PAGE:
Most of society says: If someone is useless or about to die, it is perfectly fine and even helpful to speed the process

    This is obviously an irreconcilable difference. I'm sure society-at-large is never going to accept the Catholic position, and the Catholic position is arrived at through Natural Law and simply cannot be changed.

    This is not going to be pretty in the years to come.

    I'm reading the "Fatherless" trilogy by Brian Gail right, and while on the one hand it is almost laughably "Catholic propaganda," it still makes for good reading and I firmly believe that what he is describing is TRUE. (In other words, yes, I recommend it.) Anyhow, I'm in the middle of the third book right now and basically it's a story about what could happen to our world in the not-so-distant future, and it's quite sobering. Financial collapse and total moral decay. And on the one hand, we could look at the moral decay and be like, "oh, that will NEVER happen...this is America!" But then, 20 years ago, I don't think that the majority of American citizens could have dreamed that gay marriage would be legal, or that 16-year olds could obtain contraception without their parents permission. And the book is about how the Catholics have to deal with life becoming really difficult, and their own personal moral choices becoming extremely difficult, and yet they can't compromise. (And you see other Catholic's that did, to their own detriment as well as how that negatively affects so many other people.)

    People hate the Catholic Church so much BECAUSE she stands against "relative truth." BECAUSE she takes a stand and says "there is such a thing as right and wrong, and no one can ever 'play God.'" 

    And going back to the first thing I said, as more and more people start to agree that a person's life has a quantifiable value (old person who has only 6 months left to live but requires expensive treatment: not valuable. young person in a coma who will probably not recover: not valuable. baby in the womb who will probably die: not valuable,) it's going to be harder and harder to even live as a Catholic.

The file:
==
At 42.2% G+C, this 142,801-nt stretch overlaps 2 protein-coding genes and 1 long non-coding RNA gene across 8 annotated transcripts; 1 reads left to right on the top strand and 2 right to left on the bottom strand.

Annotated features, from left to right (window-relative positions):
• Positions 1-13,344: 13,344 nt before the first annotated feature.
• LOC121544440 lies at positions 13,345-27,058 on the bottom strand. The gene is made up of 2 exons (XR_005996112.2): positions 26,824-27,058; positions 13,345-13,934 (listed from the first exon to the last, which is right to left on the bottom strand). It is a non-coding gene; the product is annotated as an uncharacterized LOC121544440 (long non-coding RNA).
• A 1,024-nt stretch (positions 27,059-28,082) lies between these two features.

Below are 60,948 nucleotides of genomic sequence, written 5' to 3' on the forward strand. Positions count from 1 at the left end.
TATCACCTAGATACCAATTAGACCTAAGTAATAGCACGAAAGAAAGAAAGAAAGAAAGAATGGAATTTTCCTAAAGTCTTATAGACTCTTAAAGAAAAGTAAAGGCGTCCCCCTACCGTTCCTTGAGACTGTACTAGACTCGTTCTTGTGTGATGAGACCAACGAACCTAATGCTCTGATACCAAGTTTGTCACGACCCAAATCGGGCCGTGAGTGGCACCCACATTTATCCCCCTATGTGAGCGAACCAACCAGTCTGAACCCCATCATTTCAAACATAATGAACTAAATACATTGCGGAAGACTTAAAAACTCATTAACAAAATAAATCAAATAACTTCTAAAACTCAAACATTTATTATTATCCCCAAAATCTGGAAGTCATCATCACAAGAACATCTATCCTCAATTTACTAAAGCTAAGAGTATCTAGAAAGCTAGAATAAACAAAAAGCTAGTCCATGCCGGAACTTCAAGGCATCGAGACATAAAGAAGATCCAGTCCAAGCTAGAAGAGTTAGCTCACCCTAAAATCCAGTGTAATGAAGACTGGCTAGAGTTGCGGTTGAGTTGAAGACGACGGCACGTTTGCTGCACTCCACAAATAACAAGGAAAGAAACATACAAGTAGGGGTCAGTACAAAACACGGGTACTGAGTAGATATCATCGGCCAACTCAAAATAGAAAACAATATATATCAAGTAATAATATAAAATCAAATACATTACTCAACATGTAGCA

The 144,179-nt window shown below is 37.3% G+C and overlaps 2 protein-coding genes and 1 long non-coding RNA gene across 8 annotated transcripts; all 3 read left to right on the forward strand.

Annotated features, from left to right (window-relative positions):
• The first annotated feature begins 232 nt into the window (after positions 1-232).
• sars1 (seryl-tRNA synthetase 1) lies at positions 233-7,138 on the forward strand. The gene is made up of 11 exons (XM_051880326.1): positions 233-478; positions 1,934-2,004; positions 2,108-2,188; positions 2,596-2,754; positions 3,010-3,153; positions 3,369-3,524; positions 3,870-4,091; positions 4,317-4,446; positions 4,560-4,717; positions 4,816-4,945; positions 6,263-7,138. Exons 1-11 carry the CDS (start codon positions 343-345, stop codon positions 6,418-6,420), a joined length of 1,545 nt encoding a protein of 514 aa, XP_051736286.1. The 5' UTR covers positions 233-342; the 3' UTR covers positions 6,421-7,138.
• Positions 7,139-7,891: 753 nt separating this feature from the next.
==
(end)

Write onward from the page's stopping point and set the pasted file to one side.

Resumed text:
• (did this final paragraph not get published? It was supposed to... yay ctrl-c!)

    If someone wanted to kill their healthy spouse, of course we would say "that is and of course should be wrong and illegal!" But to Catholics, that example and my previous ones aren't all that different. In fact, there is actually NO difference in terms of the worthiness of life. So I know that to people when Catholics speak out and say, "You should not abort that baby!" It looks ridiculous and people think, "Mind your own business! It might be wrong for you, but it's not wrong for me." But at least try and understand, that according to the Catholic morality, killing your healthy spouse, and killing your unborn-probably-will-die baby are the SAME. I'm sure you would agree it would be ridiculous to not speak out if you knew someone was going to kill their spouse - in our mind, it's the same for the baby.
  • I deliberately kept trying to use phrases like "Catholic teaching" and "Catholic position," since I'm well-aware that not all Catholics agree with them. The use of "our" was meant to be referring to the Catholics that DO agree with Catholic teaching. I'm sorry you're not included in that group.
  • So, I'm curious: I'm pretty sure we've discussed before how removing an ectopic pregnancy (thus killing the child) would be permissible because the embryo has zero chance of surviving, plus it is a serious danger to the mother's health.  How is this poor woman's scenario different?  Her combination of diseases left untreated could kill her and her child has zero chance of surviving.  Is it because she could be receiving SOME treatment for lupus and kidney failure?

    And I SORT OF agree with you, Lala, that if her conditions are that frightening to her, she shouldn't have gotten pregnant in the first place, but we don't know anything about her situation except that she is young and she's already had a healthy child.  Anencephaly is rare that she really had no reason to suspect her child was at risk for it.